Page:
After a contentious backroom battle, the Brooklyn Democratic Party last night nominated a black Coney Island civic leader to run for the predominantly white Assembly seat Alec Brook-Krasny vacated in July.
In Sirico’s catering hall in the neighborhood of Dyker Heights, retired corrections officer and community activist Pam Harris managed to beat out Mr. Brook-Krasny’s former chief-of-staff Kate Cucco in support from members of the local Democratic county committee—the panel of elected party insiders charged with picking a candidate in a special election. The Coney Island section of the district primarily consists of blacks and Russian-speaking immigrants, while the Bay Ridge, Dyker Heights and Bath Beach neighborhoods are traditional ethnic Italian and Irish strongholds with growing Asian and Eastern European populations.
The older, whiter, more conservative residents of the latter areas generally enjoy higher voter registration and turnout rates, but Ms. Harris insisted that ethnicity would not be an issue in the contest. If she triumphs over a Republican in November, she would be the only black elected official in the city to represent a majority white district.
“I’m hoping that we’re not making this a race type of vote, literally. I don’t see this vote as being black or white. I see this as being a vote for people who wanted change, and want someone that’s community minded, which is me,” she told the Observer
Councilman Mark Treyger, who represents Coney Island and Bath Beach and strongly backed Ms. Harris, agreed.
“We have an opportunity to nominate someone very special, who really embodies the term ‘community,'” he told the Observer. “I would hope that, in the 21st Century, we would look at the contents of one’s character and track record, work ethic, as opposed to the color of their skin, religion, ethnicity, their gender.”
Among the issues Ms. Harris pledged to address after securing the nod were recovery from Hurricane Sandy—a storm that devastated Coney Island but did little more than topple trees and knock out power in Bay Ridge and Dyker Heights.
Ms. Cucco, a Bay Ridge resident, enjoyed the support of Mr. Brook-Krasny, Bay Ridge Councilman Vincent Gentile and former Coney Island Councilman Domenic Recchia Jr.—a longtime political opponent of Mr. Treyger’s mentor, Assemblyman William Colton. Bay Ridge Democrats said they viewed Mr. Treyger’s endorsement of Ms. Harris as an effort to shore up support in his district, which has a larger proportion of African-Americans, and to extend the influence of Mr. Colton’s political operation.
The first round of voting pitted the two women against Cody McCone, a Bay Ridge-based labor lawyer, and left Ms. Cucco with a slight edge in support but far short of the majority needed.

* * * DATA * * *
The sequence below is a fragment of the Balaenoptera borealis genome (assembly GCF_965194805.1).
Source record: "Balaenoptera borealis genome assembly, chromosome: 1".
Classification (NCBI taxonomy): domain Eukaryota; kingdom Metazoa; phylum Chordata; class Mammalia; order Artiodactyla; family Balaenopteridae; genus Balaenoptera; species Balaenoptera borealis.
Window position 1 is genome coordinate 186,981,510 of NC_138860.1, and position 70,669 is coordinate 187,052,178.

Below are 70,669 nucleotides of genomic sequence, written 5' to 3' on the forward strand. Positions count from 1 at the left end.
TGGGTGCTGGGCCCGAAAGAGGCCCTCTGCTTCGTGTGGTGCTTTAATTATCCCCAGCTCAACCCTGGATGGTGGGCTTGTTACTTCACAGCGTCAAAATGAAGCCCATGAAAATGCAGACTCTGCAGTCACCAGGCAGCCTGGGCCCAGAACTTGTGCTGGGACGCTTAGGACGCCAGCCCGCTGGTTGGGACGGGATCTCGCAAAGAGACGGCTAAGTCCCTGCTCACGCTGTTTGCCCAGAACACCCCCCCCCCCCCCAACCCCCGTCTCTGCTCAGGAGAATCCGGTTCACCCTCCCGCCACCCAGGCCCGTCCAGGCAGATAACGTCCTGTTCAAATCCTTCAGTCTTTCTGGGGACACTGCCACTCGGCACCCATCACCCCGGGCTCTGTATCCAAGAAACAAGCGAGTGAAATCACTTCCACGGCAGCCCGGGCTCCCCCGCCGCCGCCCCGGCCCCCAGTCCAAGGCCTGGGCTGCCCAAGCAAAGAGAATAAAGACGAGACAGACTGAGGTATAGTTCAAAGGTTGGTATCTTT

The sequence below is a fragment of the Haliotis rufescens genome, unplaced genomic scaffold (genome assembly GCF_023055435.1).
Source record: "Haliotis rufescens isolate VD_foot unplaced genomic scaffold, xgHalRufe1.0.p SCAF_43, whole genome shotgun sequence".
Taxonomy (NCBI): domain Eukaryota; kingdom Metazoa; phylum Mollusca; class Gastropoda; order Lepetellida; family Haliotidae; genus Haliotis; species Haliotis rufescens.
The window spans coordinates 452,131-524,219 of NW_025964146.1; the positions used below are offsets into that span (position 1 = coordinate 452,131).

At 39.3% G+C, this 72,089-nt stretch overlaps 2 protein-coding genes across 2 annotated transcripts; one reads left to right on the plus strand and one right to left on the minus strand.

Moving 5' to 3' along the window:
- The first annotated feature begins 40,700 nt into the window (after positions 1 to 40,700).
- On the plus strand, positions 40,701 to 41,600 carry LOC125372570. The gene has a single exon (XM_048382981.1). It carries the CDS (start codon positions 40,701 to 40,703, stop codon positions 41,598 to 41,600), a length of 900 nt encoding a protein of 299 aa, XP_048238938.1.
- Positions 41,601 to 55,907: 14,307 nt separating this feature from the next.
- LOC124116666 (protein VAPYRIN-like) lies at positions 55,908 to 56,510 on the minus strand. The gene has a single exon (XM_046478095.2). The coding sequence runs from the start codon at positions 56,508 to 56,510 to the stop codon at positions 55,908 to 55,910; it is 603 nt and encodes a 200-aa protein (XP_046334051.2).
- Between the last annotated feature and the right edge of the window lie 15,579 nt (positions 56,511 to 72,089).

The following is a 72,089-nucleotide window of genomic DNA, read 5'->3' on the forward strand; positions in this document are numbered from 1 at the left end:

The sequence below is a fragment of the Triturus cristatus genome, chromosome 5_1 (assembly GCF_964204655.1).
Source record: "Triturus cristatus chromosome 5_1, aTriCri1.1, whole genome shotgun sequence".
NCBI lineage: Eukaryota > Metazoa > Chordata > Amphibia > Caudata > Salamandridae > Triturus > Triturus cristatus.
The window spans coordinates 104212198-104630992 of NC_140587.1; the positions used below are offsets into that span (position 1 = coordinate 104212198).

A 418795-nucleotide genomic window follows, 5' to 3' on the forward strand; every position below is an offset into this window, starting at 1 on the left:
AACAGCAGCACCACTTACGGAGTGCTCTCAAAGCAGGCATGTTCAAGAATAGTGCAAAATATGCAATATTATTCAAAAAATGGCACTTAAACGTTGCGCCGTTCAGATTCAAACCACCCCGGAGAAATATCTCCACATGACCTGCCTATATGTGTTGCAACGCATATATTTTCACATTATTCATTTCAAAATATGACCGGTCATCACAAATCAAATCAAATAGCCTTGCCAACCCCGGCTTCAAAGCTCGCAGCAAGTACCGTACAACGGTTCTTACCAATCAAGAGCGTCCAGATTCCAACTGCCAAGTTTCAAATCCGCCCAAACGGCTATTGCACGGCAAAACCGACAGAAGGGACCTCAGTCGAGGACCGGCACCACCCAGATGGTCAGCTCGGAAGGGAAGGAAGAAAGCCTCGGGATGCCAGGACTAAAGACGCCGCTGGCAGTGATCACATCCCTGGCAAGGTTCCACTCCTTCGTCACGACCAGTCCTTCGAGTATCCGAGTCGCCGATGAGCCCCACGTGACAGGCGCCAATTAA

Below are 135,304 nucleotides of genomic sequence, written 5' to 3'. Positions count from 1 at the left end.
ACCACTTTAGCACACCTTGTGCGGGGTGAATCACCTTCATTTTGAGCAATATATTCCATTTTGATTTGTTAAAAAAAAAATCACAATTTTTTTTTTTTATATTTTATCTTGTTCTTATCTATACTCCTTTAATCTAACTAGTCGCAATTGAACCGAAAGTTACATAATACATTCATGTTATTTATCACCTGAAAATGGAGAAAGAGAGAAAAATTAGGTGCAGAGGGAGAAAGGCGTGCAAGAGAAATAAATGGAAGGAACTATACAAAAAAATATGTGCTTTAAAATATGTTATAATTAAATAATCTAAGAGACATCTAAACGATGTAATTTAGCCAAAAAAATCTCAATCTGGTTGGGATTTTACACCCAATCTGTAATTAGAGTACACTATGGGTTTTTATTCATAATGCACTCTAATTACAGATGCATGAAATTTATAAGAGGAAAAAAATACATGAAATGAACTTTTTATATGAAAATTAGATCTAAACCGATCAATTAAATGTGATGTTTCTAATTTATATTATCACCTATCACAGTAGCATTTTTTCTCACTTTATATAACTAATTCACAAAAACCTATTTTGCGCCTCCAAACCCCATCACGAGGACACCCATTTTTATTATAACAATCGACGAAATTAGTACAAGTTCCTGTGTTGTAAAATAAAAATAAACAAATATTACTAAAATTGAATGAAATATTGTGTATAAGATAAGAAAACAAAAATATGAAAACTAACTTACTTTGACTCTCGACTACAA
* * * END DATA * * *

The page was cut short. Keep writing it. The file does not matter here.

The third-place Mr. McCone then dropped out of contention, which a source said was at the urging of district leader Delia Schack, who several insiders said had aggressively sought to stop Ms. Cucco from securing the nomination. A source familiar with the breakdown of the ballots said Ms. Harris received few, if any, votes from committee members from Bay Ridge—but the backing of members from other areas was enough to put her over the top in the second round of voting.
Both before and during the nomination vote, Democratic insiders expressed anxiety to the Observer that Ms. Harris would lose the general election to Republican and Conservative Party candidate Lucretia Regina-Potter, an Italian-American and perennial candidate. Even if the anticipated low turnout in November works to Ms. Harris’s advantage, they predicted she would face a tough primary and/or GOP challenge next year from another white candidate.
“She might be queen for a day,” one top Democrat said.
The Observer overheard State Senator Diane Savino, another backer of Ms. Harris, telling the nominee she would reach out on her behalf to Assembly Speaker Carl Heastie to ensure the Democratic Assembly Campaign Committee bring its wealth of funding and endorsements to bear in the race. Ms. Harris already has the support of the labor-backed Working Families Party, though the left-leaning third party generally has little influence in the centrist district.
The Independence Party has endorsed Ms. Cucco, though she has yet to officially accept the ballot line. She said she was unsure about what she would do next, but left the door open to running again for the seat another year.
“This was my focus today, and I haven’t made any decisions,” she said, even as she congratulated the nominee. “I think Ms. Harris will do a wonderful job as the Democratic candidate, and I look forward to talking to her in the next couple days.”